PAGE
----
I have been in the Netherlands for over two weeks now. I have met two cousins, one of whom shares my name, van der Sluis. I have reunited with an old Dutch friend. I have made new friends. Everyone has tried to help me pronounce my name. A name I’ve had my entire life (imagine that) and one that is most obviously Dutch and I cannot seem to be able to say. It’s comedic, really. They patiently repeat it, again and again. “Make your lips go like this.” “More ‘ah’, less ‘s’.”
The Dutch word for ‘onion’ is ui (‘oh-w’). I know this because when I went grocery shopping with friend, Wendy, she told me. And then she told me, “Like your name! Whenever you try to say your name, think of an onion.”
She makes me smile.
I’m getting ever closer, sometimes I think I actually say it. But nobody is around to confirm this.
And so, I have funny feelings about my sense of belonging… or identity. I have a very typical Dutch name and I butcher it when I speak it. Insert the sad face emoji.
I am Canadian. My father is Canadian… both my parents are for that matter. But my dad’s parents, my beloved oma and opa, were not. My opa, as is becoming less the tradition, passed down his name. And so my dad begot me, and I am van der Sluis. But the ‘van der Sluis’ that does not pronounce their name in the Dutch fashion, ‘fohn’ (like ‘John’ with an ‘f’) der (as it looks) ‘slah-ouse’ (like ‘ouse’ in ‘house’).
My sense of identity might strengthen… become a little clearer if I can just say my name as it is meant to be said.
More comedy ensues when people read my name on say, my passport, as an example and start prattling on in Dutch. It’s comedic. It gets a smile out of me, but it’s also embarrassing. But only because I allow it to be because I wish I spoke Dutch. I wish I practised more frequently and had better, if not perfect mastery of it. I wish I dedicated more time to it. I wish, most vehemently, that I could download the language (and ALL languages) à la the Matrix.
When I share my embarrassment with new friends, René asks, “But how do you spell your name? Do you …” Gesturing with his fingers to indicate lessening the space between thumb and index finger, I catch his meaning immediately, cut him off, and perhaps maybe a little too aggressively exclaim, “No!”
“I’m a little more particular than my brothers. I keep it as three words, lower case ‘v’, ‘d’, and capital ‘S’. But they… my one brother schmooshes the name together and capitalizes the ‘V’.”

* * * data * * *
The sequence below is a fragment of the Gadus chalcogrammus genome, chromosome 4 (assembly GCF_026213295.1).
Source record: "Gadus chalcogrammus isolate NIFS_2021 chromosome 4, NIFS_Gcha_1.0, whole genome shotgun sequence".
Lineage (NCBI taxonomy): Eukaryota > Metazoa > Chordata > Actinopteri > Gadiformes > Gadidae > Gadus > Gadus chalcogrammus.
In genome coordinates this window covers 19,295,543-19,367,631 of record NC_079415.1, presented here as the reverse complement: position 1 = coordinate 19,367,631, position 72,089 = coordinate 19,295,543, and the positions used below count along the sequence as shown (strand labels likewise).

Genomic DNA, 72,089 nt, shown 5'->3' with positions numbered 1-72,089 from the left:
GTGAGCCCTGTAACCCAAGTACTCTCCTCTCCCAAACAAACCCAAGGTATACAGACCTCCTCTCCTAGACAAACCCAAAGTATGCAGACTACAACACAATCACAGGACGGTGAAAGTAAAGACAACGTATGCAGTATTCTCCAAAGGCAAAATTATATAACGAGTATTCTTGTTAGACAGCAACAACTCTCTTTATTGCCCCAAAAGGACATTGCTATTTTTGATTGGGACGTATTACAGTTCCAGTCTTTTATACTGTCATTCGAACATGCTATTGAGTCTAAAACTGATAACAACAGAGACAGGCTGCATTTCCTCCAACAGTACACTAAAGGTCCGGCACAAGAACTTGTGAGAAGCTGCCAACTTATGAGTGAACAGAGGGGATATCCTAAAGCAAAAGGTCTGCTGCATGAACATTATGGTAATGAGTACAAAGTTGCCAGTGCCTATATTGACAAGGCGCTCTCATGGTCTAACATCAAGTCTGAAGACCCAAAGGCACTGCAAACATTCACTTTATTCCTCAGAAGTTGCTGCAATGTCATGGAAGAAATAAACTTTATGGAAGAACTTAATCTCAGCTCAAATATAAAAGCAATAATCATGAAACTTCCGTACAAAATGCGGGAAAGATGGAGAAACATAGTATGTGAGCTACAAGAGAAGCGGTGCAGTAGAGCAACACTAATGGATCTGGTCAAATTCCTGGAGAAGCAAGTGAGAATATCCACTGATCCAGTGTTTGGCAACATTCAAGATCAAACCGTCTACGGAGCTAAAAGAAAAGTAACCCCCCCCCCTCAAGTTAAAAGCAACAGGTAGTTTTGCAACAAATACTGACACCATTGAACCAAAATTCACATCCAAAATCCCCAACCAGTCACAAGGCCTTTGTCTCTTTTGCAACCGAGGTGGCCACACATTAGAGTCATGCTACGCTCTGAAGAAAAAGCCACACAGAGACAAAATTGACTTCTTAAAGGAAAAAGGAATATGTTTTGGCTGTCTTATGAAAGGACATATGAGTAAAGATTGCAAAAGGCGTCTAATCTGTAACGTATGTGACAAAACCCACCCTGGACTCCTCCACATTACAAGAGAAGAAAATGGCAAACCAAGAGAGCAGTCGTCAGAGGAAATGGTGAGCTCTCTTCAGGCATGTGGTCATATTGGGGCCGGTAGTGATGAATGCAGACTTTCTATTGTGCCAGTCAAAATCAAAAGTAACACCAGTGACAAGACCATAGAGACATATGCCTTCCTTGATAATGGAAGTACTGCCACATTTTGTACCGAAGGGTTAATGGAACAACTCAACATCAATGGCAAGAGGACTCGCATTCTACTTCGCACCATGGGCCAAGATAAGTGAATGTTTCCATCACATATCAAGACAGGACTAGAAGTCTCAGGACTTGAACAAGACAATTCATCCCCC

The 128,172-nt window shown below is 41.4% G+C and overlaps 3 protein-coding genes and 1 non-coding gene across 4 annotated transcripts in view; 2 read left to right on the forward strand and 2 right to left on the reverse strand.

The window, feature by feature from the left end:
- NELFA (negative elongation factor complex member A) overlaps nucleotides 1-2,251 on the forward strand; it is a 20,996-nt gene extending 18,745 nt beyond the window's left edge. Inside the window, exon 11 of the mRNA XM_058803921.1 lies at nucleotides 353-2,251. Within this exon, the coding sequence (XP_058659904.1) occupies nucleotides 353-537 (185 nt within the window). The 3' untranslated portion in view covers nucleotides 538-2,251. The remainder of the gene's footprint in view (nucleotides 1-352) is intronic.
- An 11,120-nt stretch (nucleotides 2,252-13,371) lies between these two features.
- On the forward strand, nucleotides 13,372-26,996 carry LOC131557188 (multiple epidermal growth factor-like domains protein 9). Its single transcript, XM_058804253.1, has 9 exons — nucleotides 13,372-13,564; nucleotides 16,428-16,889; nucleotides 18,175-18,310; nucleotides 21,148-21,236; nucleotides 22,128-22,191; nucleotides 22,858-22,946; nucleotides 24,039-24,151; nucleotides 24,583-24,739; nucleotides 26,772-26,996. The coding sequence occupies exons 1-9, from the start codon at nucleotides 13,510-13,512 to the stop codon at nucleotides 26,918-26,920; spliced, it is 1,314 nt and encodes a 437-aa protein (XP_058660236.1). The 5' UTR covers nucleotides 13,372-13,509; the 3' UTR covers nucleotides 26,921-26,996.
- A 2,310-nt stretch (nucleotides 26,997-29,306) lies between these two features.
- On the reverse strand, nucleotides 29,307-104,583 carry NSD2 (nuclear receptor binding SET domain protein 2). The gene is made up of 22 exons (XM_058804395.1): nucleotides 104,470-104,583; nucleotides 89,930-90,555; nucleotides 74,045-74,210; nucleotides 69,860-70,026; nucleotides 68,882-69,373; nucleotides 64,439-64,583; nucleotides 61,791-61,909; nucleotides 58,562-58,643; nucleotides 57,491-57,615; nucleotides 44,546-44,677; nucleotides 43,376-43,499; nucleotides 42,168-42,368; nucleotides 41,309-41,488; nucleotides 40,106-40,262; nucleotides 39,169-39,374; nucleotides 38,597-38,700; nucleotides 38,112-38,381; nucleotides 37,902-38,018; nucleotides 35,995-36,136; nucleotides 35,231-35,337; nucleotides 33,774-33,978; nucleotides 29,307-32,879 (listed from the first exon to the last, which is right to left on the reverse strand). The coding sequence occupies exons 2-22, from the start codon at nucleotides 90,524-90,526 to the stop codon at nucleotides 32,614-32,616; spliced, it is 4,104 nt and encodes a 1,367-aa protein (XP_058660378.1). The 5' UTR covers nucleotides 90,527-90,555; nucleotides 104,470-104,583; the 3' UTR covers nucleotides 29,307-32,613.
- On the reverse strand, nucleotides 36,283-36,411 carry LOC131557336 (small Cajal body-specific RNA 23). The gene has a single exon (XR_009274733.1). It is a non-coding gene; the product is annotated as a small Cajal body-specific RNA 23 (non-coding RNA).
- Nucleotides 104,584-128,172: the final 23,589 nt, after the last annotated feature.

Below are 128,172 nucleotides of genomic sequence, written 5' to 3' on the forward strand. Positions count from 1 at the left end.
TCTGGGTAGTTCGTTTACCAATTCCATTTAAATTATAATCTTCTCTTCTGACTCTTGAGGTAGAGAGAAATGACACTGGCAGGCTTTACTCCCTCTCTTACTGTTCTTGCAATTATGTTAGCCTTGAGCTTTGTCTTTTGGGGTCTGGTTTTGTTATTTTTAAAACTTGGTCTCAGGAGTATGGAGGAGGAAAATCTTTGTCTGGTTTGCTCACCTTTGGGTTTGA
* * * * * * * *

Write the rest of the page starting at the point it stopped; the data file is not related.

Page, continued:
The group, with smiles on their faces, nod in understanding. They know. They’ve seen it before.
This is what happens to names. People get lazy. People are coerced. Shit happens. But not from me. I painstakingly sit on cell phones with bad reception trying to explain to a receptionist of this or that, “It’s three words… ‘van’, ‘der’, ‘Sluis’… ‘s’ as in ‘Sam’,…”. Often I don’t exist in their database, “Try no spaces.” Issue resolved.
I will never become lazy about my name. I will always strive to spell it right. Just as much as I try and strive to say it right too. Here, in the Netherlands, on my journey to strengthen my ties to the country whence my blood flows.
I grew up with Dutch accented grandparents, bettering their English speaking skills after immigrating to Canada when their own son, my father, entered school and started to learn the language. I wonder now, for the first time, when it was and who it was that started referring to themselves as ‘van der (sounds as it looks) Sloose’ or ‘sluice‘ as in a sluice: a sliding gate or other device for controlling the flow of water, especially one in a lock gate (because, you know, the Netherlands is made up of a million canals, dykes, and sluices). Either way, there are three generations now that say my name (…say my name, when no one is around you…)—and a handful of other van der Sluis’ we are not related to that also live in the Niagara region in Canada—as ‘sluice’.
Funny story: I once upon a time in the summer between high school and university, went camping with some girlfriends, playing frisbee in a lake when some guys joined us. Learning about where we were all from and what school we attended, I learned they went to the same high school as my older brother. “You must know my brother, Jason van der Sluis.” I inquired. To which they replied, “We are van der Sluis'”. Though they were name schmooshers as it turned out.
We are a family that likely originated from a nearby sluice. Or perhaps even worked a sluice. I’m not sure. I do know that in the late 1700’s Napoleon’s influence brought about some changes, one of them was to register the population and have all person’s name themselves. I imagine a lot of Dutch living near a sluice got the van der Sluis name (‘van der’ meaning ‘from the’ or ‘of the’).
That bicycle trip I made the other day? I spent a good chunk of it talking out loud to myself. Peddaling leisurely as you do on such a city bike, trying over and over to get that sound. I’m usually pretty good at capturing accents. I hear the subtle sound differentiations letter combinations can offer. I hear it. But this particular ‘ui’ sound I hear? I cannot repeat. Not consistently anyway.
And so, when asked for my name, I say, “It’s a Dutch one. I have a hard time saying it, fohn der slah-ouse.” At least, that’s what I told the woman writing up my certificaet van weginghe.
Here’s to practice makes perfect. Here’s to me being me and you being you, no matter how you say your name.